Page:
CBO Is Wrong Again — Revenues Are Surging; Fed Curbs Eyed; Congress Continues to Surprise

Greg Valliere, Chief Political Strategist
May 8, 2015

A DRAMATIC SURGE IN RECEIPTS: Everyone focuses on spending, but we’ve argued for years that the key factor in analyzing the budget is receipt growth. That certainly looks true this year, following the release of post-April estimates from the Congressional Budget Office that showed receipts through the first seven months of this fiscal year are up by an astonishing 9%, thanks to surging tax payments — which CBO maddeningly ALWAYS underestimates. Revenues rose by $48 billion more this April than in 2014.

THIS DEMOLISHES CBO’S GLOOMY FORECAST OF MARCH 9 – so in less than two months, the agency’s official forecast is already obsolete.  It’s virtually certain that more progress in lowering the deficit is likely this year, despite a surprisingly strong rise in outlays (much of it from entitlements) and a drop in payments to Treasury from Fannie Mae and Freddie Mac.  It’s all about receipts, so we think red ink this year will fall significantly below CBO’s deficit forecast of $486 billion.

HOW LOW CAN IT GO?  The deficit this year, as a percentage of GDP, surely will fall below CBO’s estimate of 2.7% — perhaps to 2.5% or a little less, with a further drop in fiscal 2016-17, perhaps getting close to 2% of GDP. Yes, there will be some new spending, but this is a very positive story for the bond market — the deficit will not be a major concern until much later in the decade, when demographic changes could drive red ink higher.  Can we grow our way out of deficits?  That’s a wildly optimistic scenario — but we can grow our way to a low deficit environment that the markets can easily live with.

CONGRESS EYES CURBS ON FED:  No good deed goes unpunished — the Federal Reserve almost single-handedly saved us from another Great Depression, but Congress wants to meddle.  The bill to watch is from Richard Shelby, Chairman of the Senate Banking Committee.  Not only would he seek to curb the influence of the NYC Fed, but his proposal would impose a “mechanical” rule — modeled after proposals from Stanford Prof. John Taylor — that would stipulate conditions under which the Fed could raise or lower rates.

THERE’S SURPRISING ANTIPATHY TOWARD THE FED IN CONGRESS — which could intensify if critics on the left begin to stir once the central bankers raise rates later this year.  For now, we think any legislation — including a measure to audit the Fed’s decision making — would get vetoed if it got to the White House, so the Fed is off the hook at least until 2017.  Beyond that, if Republicans control the White House and Congress in two years, all bets are off.

CONGRESS CONTINUES TO SURPRISE: It’s not exactly a well-oiled machine, but Congress continues to exceed low expectations, defying predictions of gridlock and dysfunction.  After Senate passage, by 99-1, of a bill to review an Iranian nuclear deal, the stage is set early next week for a key procedural vote on “fast track” trade legislation.  We think the Senate will pass the trade bill, setting up a close (but winnable) fight in the House later this spring.

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Morning Bullets: FOMC Surprise; Prickly Rand Paul; New Rallying Cry on the Left — Expand Social Security

Greg Valliere, Chief Political Strategist
April 9, 2015

FOMC SURPRISE: Most of yesterday’s FOMC statement reiterated what we already knew — the first quarter weakness was probably temporary, there’s still some slack left in the labor markets, “liftoff” probably won’t come in June, etc.  But there was one surprise, according to our colleague Don Kohn, the former Fed Vice Chairman.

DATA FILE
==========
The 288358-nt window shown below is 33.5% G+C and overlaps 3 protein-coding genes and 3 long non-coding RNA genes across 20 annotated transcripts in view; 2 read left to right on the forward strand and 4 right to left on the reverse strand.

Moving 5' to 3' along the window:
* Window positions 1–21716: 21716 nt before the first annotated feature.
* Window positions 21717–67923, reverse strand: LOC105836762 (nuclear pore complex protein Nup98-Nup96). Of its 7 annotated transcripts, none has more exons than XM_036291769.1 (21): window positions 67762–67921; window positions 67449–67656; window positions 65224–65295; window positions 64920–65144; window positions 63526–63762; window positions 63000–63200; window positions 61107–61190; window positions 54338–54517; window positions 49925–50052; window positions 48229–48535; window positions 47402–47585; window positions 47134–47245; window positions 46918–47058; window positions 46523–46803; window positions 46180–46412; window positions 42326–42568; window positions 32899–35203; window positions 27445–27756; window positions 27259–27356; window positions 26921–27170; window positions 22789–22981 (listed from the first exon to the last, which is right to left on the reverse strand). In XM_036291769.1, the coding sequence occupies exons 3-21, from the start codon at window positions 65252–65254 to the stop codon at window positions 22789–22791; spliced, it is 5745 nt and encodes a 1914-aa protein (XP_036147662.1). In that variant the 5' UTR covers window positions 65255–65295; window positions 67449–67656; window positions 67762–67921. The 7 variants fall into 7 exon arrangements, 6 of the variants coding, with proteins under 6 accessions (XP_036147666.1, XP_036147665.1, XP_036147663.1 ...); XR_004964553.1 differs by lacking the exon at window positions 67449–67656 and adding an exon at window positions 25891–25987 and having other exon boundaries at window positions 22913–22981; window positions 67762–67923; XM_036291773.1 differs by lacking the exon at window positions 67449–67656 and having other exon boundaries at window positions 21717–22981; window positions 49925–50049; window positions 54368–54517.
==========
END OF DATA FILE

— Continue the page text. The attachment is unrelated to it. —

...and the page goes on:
THE STATEMENT EMPHASIZED THE DOLLAR AND ENERGY PRICES in terms of the inflation outlook and liftoff, Don said in an email yesterday, “and this was the major surprise.”  The statement said that a leveling out of the dollar move and energy prices would be helpful in building confidence that inflation will rise, and the FOMC also indicated that the dollar’s strength and declines in energy prices were a reason to wait until later in the year to raise rates.

THESE TWO COMMENTS FROM THE FOMC seemed to refer to dollar/energy price movements that had already occurred, rather than projected ahead, although that wasn’t clear, Don said.  In any event, “there seems to be less looking through the dollar/energy price effects than I had anticipated,” he said.

PRICKLY RAND PAUL:  When reminded of his past quotes that conflict with his current positions, Rand Paul simply bashes the questioner’s temerity.  His interviews this week were either great theater or cringe-inducing, depending on your perspective, but they represented a genuine red flag for Paul’s campaign — you don’t disrespect the media and get away with it (see: the Clintons).  Paul is off to a rocky start compared to Ted Cruz, who raised an astonishing $31 million in the past week.

NEW RALLYING CRY ON THE LEFT — EXPAND SOCIAL SECURITY:  Silly us, thinking that the next battle over entitlements would involve the beginnings of COLA reform and other measures to help avoid a train wreck in the next decade.  No — the next battle may be to expand Social Security benefits.  Activists on the left, led by Sens. Bernie Sanders and Elizabeth Warren, are sponsoring legislation that would increase the monthly benefit and make the COLA more generous.

THIS IDEA POLLS WELL, especially since it raises Social Security taxes on the wealthy.  There’s a new rallying cry on the left — entitlements should be restructured to fight poverty and income inequality — and this makes it even less likely that cost-cutting is coming any time soon.  The clock is ticking; entitlements will eat us alive in the next decade, and expanding them would be reckless, even though the idea polls well.